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Video: 3 ways to manage your task list, from low tech to high tech

Taking just five minutes at the beginning of each day to prioritize the top things you want to accomplish for the day can have a big impact on your effectiveness. Here are three ways to do it.

If you're a leader, then you're always going to have more to do than you can possibly accomplish in a single day. That makes learning how to prioritize one of your most important skills. In the video above, we look at a trio of different methods for organizing the time honored task list, including a mix of high tech and low tech options. For those who prefer text over video, here are the highlights:

1. Use a personal whiteboard

Get a small whiteboard. For example, one about the size of a sheet of paper. At the beginning of each day, list out the most important things you need to accomplish for the day. Each time you accomplish one, erase it from the list—until the whiteboard is empty. If there are any left at the end of the day, leave them, and then put them at the top the list the next day. You can accomplish the same thing with a journal. Just make a new list on a clean page each day.

2. Use list software like Evernote

You can do a similar process using note software like Evernote, Microsoft OneNote, Apple Notes, and Google Keep. Make a note called TODAY and use that as your digital whiteboard where you make your list of top priorities every morning, delete them as you accomplish them, and move anything you didn't accomplish at the end of the day to the top of the list.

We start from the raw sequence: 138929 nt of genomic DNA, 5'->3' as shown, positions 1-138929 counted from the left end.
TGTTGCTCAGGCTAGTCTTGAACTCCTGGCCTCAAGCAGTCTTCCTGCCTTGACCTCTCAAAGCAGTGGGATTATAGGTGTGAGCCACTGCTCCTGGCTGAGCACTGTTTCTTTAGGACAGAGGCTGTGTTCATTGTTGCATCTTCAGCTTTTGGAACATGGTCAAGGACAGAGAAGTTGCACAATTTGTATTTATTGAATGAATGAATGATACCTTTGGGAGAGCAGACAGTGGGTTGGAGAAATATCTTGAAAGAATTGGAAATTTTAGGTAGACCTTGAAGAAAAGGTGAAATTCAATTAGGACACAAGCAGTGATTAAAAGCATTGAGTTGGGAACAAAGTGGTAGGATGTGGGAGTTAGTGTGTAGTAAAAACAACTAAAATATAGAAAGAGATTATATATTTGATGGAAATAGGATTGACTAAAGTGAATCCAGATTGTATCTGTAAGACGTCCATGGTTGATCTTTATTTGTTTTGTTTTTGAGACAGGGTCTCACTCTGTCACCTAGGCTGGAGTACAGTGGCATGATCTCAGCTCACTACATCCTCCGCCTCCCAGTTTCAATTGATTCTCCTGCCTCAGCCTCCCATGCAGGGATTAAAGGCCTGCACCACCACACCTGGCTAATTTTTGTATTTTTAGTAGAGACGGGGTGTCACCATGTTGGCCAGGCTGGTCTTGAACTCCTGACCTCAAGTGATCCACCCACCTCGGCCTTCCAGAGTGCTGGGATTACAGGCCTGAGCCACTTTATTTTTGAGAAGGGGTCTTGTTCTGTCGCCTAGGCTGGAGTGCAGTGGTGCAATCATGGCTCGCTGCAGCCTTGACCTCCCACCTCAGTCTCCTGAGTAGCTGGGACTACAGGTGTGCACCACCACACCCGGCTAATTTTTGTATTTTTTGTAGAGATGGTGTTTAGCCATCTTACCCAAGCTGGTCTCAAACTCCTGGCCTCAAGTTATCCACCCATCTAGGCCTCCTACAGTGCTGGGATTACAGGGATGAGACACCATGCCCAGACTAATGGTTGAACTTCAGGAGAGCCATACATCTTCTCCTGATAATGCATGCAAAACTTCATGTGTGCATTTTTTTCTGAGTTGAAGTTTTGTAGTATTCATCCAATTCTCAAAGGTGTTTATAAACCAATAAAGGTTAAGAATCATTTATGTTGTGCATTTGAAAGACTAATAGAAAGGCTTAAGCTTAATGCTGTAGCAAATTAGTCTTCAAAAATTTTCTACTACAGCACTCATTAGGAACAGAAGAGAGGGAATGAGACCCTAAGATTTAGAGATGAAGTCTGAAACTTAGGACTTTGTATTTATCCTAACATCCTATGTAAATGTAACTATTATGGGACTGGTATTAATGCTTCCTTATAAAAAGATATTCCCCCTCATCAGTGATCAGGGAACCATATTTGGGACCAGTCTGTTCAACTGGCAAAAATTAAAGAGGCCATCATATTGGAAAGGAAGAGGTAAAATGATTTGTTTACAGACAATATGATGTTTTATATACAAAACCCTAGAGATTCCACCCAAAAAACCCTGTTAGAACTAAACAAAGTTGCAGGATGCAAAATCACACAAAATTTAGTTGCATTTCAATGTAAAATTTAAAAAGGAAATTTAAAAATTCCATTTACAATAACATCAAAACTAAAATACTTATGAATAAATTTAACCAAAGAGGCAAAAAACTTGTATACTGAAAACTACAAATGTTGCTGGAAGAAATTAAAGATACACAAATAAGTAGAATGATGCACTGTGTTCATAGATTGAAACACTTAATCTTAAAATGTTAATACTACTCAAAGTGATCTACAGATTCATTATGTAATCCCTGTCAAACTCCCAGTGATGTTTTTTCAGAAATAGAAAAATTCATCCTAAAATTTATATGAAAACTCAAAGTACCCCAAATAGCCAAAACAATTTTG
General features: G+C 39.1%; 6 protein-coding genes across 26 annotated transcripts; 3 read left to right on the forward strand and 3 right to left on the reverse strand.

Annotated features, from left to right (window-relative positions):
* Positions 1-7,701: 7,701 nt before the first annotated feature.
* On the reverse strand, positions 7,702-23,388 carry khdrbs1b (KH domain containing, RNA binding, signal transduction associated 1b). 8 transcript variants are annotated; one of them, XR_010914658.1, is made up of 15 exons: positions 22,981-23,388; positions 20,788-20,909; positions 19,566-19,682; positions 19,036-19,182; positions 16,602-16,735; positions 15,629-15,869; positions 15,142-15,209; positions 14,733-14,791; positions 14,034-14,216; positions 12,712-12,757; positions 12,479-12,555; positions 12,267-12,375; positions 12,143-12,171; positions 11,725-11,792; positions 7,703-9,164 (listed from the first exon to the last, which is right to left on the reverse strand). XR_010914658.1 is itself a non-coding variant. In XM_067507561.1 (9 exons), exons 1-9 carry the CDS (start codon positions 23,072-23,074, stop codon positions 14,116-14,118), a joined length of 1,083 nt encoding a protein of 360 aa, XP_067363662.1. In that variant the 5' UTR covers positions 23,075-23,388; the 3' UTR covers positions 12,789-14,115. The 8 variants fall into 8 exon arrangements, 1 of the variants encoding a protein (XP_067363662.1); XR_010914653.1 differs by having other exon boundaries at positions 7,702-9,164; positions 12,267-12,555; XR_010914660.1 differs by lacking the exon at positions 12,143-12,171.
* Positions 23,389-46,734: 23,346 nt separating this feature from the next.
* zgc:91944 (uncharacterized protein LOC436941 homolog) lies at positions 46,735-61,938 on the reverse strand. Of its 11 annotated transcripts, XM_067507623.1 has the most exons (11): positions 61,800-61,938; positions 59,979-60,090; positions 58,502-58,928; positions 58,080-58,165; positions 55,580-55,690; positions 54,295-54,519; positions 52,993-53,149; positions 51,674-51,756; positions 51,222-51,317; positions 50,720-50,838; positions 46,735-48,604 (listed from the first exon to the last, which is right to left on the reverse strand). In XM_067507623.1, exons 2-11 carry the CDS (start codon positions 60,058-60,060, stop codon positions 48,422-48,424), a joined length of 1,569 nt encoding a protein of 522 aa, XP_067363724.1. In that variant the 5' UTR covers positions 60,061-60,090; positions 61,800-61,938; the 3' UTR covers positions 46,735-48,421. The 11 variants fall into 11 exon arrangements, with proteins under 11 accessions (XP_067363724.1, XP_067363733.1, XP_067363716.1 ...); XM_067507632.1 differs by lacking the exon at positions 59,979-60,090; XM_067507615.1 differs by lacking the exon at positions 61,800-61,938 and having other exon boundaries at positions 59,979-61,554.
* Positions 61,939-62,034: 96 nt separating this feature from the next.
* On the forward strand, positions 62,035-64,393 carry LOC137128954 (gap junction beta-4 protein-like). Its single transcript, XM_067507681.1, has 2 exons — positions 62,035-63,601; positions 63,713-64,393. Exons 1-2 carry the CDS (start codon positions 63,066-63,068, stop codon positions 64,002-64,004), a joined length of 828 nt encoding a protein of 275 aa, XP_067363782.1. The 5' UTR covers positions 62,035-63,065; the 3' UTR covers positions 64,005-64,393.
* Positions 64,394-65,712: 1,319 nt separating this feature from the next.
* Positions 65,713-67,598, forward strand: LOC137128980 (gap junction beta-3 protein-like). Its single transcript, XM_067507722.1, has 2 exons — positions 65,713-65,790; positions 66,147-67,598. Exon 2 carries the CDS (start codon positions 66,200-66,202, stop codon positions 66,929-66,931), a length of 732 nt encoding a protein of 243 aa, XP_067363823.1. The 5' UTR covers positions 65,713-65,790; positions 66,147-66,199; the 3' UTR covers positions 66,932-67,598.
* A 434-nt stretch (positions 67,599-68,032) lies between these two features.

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3. Use task software like Todoist

If you want to get high tech about it, then the best option is to use a service like Todoist that has a web interface, desktop clients for Mac and Windows, and mobile apps for Android and iPhone. You can do the same thing in Todoist where you set your top priorities every morning, but if there are things you don't finish then Todoist will automatically carry them over to the next day. The ability to have tasks follow you to multiple devices and send you alerts at specific times can make this digital solution a big time saver. But, it's also easier to tuck away and not look at it.

Taking just five minutes at the beginning of each day to make a list of the things you want to accomplish for the day can make a huge difference. Give it a try and let us know how it goes.

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About Jason Hiner

Jason Hiner is Global Editor in Chief of TechRepublic and Global Long Form Editor of ZDNet. He's co-author of the book, Follow the Geeks.

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